Debbie thought the bruise looked odd, so she called Kameron’s pediatrician, who recommended bringing him to the office that day.

After bloodwork and a consultation with the pediatrician at Phoenix Children’s Hospital, Kameron stayed at the hospital for a week of testing.

Doctors discovered he had a “softball-sized tumor behind his bladder,” Debbie said. Kameron was 8.

Kameron had to stay a few weeks in the hospital, as he also had developed Disseminated intravascular coagulation (DIC), a rare blood clotting issue. Once he was able to start chemotherapy, Kameron went through 54 weeks of chemotherapy and six weeks of radiation.

Doctors in April said Kameron was cleared of cancer.

“We were like, ‘Thank you, God,’ because we got our son cured from his cancer,” Debbie said. “We were excited to start putting our lives back together.”

Kameron, who loves playing soccer, seemed to be doing well until a month ago. He got a cold, and his immune system was “not 100 percent,” Debbie said.

“He started experiencing double vision,” she said. “It was very infrequent. It would go away. After the third day of partial double vision, I called his pediatrician; I called his oncologist.”

An MRI of Kameron’s brain revealed a “golf-ball-sized tumor on top of his head,” Debbie said.

“It’s been a nightmare,” she said. “Kameron, he’s a 10-year-old. He loves to be out. He’s my crazy Kameron. That’s why we had him in soccer for so many years. He loves animals and dogs. He’s not a kid to sit still. To be in a situation now where he’s on chemo, it’s been hard for him. It’s mentally hard.”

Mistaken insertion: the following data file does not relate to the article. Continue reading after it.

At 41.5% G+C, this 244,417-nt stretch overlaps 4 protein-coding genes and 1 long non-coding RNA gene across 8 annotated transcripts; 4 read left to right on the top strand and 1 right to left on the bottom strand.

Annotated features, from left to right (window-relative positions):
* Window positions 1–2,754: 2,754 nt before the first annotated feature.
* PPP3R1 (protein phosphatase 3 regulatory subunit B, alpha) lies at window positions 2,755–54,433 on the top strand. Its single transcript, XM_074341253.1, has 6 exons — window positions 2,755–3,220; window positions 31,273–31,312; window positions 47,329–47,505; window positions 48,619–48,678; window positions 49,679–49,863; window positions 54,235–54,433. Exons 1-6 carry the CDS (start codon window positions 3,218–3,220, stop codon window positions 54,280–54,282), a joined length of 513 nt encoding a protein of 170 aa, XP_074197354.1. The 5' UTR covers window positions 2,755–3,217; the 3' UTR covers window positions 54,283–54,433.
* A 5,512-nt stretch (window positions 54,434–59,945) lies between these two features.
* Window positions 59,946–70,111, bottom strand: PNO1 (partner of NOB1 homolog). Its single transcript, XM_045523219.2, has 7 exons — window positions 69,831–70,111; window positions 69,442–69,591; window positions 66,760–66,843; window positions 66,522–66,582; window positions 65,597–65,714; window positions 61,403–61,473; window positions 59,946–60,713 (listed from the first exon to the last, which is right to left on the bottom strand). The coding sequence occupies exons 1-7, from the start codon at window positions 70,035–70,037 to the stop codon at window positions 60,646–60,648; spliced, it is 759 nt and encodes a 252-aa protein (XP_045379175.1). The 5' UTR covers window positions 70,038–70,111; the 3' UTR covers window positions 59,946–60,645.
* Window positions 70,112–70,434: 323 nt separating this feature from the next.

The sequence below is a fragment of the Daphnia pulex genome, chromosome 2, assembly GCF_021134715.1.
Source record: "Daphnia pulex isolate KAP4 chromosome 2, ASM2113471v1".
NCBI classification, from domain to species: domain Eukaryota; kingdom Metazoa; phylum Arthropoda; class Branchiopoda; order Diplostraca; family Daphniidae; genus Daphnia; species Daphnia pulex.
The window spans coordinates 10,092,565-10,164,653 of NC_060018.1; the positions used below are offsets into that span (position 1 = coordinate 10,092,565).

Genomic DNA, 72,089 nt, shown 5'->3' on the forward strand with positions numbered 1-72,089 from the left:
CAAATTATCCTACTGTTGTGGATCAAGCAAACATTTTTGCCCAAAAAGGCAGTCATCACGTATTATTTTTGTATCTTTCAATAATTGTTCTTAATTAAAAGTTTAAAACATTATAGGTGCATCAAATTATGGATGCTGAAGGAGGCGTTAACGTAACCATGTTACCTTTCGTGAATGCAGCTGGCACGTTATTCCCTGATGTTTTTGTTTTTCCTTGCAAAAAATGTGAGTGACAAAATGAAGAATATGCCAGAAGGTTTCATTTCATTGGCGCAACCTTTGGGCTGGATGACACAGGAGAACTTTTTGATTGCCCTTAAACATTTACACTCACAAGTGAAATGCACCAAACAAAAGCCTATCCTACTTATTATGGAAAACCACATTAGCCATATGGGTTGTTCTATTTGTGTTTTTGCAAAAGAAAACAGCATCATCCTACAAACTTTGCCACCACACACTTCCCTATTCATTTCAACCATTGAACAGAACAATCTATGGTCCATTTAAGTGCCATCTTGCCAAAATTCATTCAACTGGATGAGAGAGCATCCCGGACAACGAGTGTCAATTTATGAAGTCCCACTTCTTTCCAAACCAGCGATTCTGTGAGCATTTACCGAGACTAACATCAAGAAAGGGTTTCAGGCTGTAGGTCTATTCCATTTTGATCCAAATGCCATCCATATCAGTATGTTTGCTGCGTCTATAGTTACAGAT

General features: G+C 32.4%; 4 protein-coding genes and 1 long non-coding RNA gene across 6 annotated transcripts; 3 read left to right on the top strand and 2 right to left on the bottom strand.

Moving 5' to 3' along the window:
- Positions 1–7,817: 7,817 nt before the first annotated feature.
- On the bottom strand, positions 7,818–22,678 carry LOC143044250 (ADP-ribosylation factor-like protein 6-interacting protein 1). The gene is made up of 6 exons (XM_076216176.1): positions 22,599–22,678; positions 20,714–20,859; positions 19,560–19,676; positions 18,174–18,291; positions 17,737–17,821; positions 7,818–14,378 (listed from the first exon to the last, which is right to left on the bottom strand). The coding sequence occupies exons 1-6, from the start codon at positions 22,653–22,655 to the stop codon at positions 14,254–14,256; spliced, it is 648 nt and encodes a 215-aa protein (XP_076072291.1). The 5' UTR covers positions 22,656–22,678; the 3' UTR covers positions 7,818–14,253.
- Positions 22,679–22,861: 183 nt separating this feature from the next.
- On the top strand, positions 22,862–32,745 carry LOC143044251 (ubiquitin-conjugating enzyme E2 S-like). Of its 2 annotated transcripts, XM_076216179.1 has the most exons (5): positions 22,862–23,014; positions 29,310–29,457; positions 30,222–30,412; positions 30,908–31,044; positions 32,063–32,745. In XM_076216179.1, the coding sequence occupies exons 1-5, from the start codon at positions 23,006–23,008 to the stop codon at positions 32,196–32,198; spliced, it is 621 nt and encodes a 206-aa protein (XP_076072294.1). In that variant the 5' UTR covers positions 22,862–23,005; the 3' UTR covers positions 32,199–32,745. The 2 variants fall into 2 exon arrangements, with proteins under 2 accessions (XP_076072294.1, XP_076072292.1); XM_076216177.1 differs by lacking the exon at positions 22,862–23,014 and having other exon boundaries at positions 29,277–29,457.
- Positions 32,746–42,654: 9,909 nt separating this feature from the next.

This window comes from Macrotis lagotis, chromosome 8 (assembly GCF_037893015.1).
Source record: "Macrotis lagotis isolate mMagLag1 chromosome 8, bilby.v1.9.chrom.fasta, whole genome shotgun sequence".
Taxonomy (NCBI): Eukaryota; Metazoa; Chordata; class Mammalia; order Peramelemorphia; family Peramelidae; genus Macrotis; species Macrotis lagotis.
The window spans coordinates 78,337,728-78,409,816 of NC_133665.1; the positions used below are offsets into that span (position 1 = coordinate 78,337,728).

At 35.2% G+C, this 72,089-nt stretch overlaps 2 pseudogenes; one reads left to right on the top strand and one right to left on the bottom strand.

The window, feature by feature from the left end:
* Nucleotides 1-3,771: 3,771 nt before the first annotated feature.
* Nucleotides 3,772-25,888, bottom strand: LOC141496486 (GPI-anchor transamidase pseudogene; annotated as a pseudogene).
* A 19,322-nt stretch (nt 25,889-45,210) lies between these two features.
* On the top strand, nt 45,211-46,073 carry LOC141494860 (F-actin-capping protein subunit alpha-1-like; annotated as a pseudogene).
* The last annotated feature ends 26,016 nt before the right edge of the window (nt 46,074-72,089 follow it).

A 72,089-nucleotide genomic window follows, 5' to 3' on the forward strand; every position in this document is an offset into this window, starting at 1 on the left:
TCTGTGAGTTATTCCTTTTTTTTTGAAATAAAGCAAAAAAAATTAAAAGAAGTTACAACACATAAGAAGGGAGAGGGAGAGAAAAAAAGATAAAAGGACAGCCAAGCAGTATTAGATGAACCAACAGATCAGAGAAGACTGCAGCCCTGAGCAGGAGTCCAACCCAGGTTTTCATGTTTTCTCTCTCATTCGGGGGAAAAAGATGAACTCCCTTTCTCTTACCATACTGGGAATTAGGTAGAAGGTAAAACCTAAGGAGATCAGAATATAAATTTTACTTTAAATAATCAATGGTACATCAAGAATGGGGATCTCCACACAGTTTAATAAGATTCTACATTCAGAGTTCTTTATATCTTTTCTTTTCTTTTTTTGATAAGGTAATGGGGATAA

Though the family has health insurance, it will not cover all costs, and Debbie estimated she and her husband might face bills worth tens of thousands of dollars for all the treatments.

However, Kameron is strong, and faith in God keeps the family going, Debbie said. They attend Compass Christian Church in Chandler.

“The kid is a fighter,” Debbie said. “He has this resilience about him. He has learned through his treatment process to laugh.”

She said Kameron likes to play pranks on the nurses and doctors at Phoenix Children’s Hospital, and he loves a pet therapy program.

“It takes its toll on us,” Debbie said. “At the end of the day we’re a family. Kameron’s gonna get through this. We pray a ton every day, every night. We know God has a plan for Kameron. We’re comforted by the fact that we do have God on our side.”

Debbie’s close friend, Jennifer Lyle said when Kameron was diagnosed with cancer last year she coordinated prayer groups among their friends.

Lyle said she also organized meal trains to get food to the Shermans while they dealt with Kameron’s illness. She said the prayer groups will continue during this challenging time, and car magnets were also sold to raise money for the Shermans.

Lyle has a 15-year-old son, Mason, who attends Perry High School and a 12-year-old daughter, Kelsie, a student in Logan’s class at Santan Junior High.

“Debbie and her family are very loving,” Lyle said. “Debbie has spent countless hours volunteering at school in her kids’ classrooms. They are actively involved in our church. Debbie was also very involved in Kameron’s soccer team before he was diagnosed with cancer the first time.

“Bryce and Debbie are very loving parents. Their boys, Logan and Kameron are great kids who have many friends.  They are kind, compassionate and a joy to all.”

To help: gofundme.com/kamerons-medical-fund.

Pablo Robles/Staff Photographer